Vision Recovery Velocity, Momentum and Acceleration: Advanced Vitreoretinal Analytics as Measure of Treatment Efficacy for Neovascular Age-Related Macular Degeneration
Received 24 October 2020
Accepted for publication 22 December 2020
Published 18 January 2021 Volume 2021:15 Pages 189—194
Checked for plagiarism Yes
Review by Single anonymous peer review
Peer reviewer comments 2
Editor who approved publication: Dr Scott Fraser
David RP Almeida,1 Jessica Ruzicki,2 Kunyong Xu,3 Eric K Chin4
1Vitreoretinal Diseases & Surgery, Erie Retinal Surgery, Erie, PA, USA; 2Department of Ophthalmology, Queen’s University, Kingston, Ontario, Canada; 3Department of Ophthalmology and Visual Sciences, University of Arizona, Arizona, AZ, USA; 4Vitreoretinal Diseases & Surgery, Retina Consultants of Southern California, Redlands, CA, USA; 5Vitreoretinal Diseases & Surgery, Loma Linda University Medical Center, Veterans Affairs Hospital, Loma Linda, CA, USA
Correspondence: David RP Almeida
Erie Retinal Surgery, 300 State Street, Suite 201, Erie, PA 16507, USA
Tel +1 814 456-4241
Fax +1 814 453-3354
Email [email protected]
Purpose: Currently, varying treatment paradigms and different clinical trial constructs preclude cross-trial comparison between different available vascular endothelial growth factor (VEGF) inhibitors. This study aimed to review the evidence and compare the efficacy of anti-VEGF therapies for neovascular age-related macular degeneration (nAMD), and to develop metrics as a means of facilitating standardized comparison between different anti-VEGF agents within the Advanced VitreoRetinal Analytics (AVRA) model.
Methods: The study analyzed key outcomes in clinical trials of bevacizumab, ranibizumab, aflibercept, and brolucizumab, including best corrected visual acuity (BCVA), number of injections, and duration of follow-up (minimum follow-up of 48 weeks).
Results: The AVRA model includes 1) vision recovery velocity (VRV; letters per unit time), which provides a metric of letters gained or lost over time (or the speed of improvement); 2) injection momentum (InjMom; number of injections multiplied by letters per unit time; units of injections•(letters/time)), which is defined as the number of injections multiplied by VRV and describes the quantity of treatment needed to achieve a vision outcome; and 3) vision recovery acceleration (VRA; letters per unit time squared; units of letters/time2), which denotes final VRV minus initial VRV, per unit time, and describes the rate of change in letters gained or lost over time.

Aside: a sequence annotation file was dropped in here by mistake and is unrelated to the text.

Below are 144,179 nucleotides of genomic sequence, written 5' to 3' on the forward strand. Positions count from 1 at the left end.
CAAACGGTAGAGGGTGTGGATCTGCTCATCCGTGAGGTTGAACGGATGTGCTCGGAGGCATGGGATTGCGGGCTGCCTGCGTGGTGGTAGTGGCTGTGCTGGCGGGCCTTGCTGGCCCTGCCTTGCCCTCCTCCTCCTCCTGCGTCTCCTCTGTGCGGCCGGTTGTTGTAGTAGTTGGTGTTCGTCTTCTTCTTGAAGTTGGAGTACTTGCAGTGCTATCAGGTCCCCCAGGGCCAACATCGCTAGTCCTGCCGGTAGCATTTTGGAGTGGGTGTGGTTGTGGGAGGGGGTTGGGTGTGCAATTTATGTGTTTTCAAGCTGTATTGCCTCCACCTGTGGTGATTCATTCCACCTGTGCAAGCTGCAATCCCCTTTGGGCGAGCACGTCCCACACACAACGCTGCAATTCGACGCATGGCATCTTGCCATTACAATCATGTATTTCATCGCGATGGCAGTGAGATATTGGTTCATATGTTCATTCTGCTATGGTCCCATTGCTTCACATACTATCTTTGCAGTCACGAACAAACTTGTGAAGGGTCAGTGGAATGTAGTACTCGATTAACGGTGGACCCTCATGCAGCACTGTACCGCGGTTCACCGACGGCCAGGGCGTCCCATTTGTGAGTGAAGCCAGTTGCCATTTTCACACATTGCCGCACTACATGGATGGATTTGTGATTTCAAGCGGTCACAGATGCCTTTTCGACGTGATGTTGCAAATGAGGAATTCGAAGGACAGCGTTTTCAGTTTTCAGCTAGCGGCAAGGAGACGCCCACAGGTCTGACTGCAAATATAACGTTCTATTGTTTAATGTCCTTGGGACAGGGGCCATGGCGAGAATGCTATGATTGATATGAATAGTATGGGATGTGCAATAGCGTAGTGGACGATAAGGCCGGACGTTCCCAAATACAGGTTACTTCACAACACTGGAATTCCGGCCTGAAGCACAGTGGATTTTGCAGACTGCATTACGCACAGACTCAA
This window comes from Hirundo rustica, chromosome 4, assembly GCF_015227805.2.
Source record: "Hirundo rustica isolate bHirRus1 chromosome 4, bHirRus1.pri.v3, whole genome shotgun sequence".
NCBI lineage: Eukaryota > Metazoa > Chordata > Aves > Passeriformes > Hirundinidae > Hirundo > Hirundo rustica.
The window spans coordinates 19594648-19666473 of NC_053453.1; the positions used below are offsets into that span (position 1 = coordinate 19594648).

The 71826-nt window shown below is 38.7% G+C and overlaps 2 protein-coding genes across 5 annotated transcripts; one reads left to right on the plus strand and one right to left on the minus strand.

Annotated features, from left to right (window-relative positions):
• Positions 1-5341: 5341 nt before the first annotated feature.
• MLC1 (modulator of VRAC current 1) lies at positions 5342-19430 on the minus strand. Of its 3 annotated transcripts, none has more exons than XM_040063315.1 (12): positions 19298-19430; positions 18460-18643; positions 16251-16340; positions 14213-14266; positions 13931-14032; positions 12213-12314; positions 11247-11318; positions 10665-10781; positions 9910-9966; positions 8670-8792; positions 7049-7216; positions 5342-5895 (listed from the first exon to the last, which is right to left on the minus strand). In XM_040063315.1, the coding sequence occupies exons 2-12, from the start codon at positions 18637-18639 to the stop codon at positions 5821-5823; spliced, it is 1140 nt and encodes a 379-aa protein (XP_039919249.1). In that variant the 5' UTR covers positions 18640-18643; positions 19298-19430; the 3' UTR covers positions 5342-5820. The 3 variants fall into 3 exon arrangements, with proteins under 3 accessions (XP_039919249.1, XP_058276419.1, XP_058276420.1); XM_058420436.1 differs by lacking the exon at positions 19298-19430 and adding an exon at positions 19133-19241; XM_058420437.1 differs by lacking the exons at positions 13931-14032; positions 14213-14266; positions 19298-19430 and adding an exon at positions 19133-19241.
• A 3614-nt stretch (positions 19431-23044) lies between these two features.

Conclusion: AVRA stipulates that the ideal VEGF inhibitor to treat nAMD would have a higher positive VRV (more letters gained per unit time), low InjMom (lower treatment burden requiring fewer interventions for a given visual acuity outcome), and VRA approximating zero (indicating stable vision over time). AVRA allows comparisons across different trials to determine the optimal anti-VEGF agent for the treatment of nAMD.
Keywords: vascular endothelial growth factor inhibitors, neovascular age-related macular degeneration
Anti-vascular endothelial growth factor (VEGF) antagonists have revolutionized the therapeutic approach for neovascular age-related macular degeneration (nAMD) and are the first-line gold standard treatments. The United States Food and Drug Administration (FDA) approved pegaptanib (Macugen®, EyeTech Pharmaceuticals) for the treatment of neovascular age-related macular degeneration (nAMD) in 2004, ranibizumab (Lucentis®, Genentech) in 2006, aflibercept (Eylea®, Regeneron) in 2011, and, most recently, brolucizumab (Beovu®, Novartis) in 2019. Intravitreal bevacizumab (Avastin®, Genentech) has been used as an off-label treatment for nAMD since 2005.
Over the past decade, comparison of different anti-VEGF mainstay agents has continued to be actively debated as new data accumulate. Although clinical registry trials, along with numerous other publications, demonstrate efficacy in the treatment of patients with nAMD, the ability for direct comparison is limited owing to variable treatment intervals and the fact that patients may receive a different number of injections over the course of a study period for different anti-VEGF protocols.
The purpose of this analysis is to review the evidence on the efficacy of anti-VEGF therapies for the treatment of nAMD and use these findings as a basis for the logical theoretical development of new metrics that will facilitate direct comparison between different anti-VEGF agents in a meaningful manner. We believe that, as more agents with varied dosing schedules and mechanisms are approved, this is needed to elucidate the treatment effectiveness of the different agents available to clinicians.